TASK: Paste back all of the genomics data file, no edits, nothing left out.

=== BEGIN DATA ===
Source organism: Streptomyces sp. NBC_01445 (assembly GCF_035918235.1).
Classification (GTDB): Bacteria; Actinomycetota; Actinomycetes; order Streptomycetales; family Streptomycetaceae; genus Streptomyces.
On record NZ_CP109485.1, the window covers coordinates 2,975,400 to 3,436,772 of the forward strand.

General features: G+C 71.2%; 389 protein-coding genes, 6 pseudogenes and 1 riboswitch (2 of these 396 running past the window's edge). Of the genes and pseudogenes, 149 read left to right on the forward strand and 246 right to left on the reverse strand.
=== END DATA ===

Source organism: Streptomyces sp. NBC_01445 (assembly GCF_035918235.1).
Classification (GTDB): Bacteria; Actinomycetota; Actinomycetes; order Streptomycetales; family Streptomycetaceae; genus Streptomyces.
On record NZ_CP109485.1, the window covers coordinates 2,975,400 to 3,436,772 of the forward strand.

General features: G+C 71.2%; 389 protein-coding genes, 6 pseudogenes and 1 riboswitch (2 of these 396 running past the window's edge). Of the genes and pseudogenes, 149 read left to right on the forward strand and 246 right to left on the reverse strand.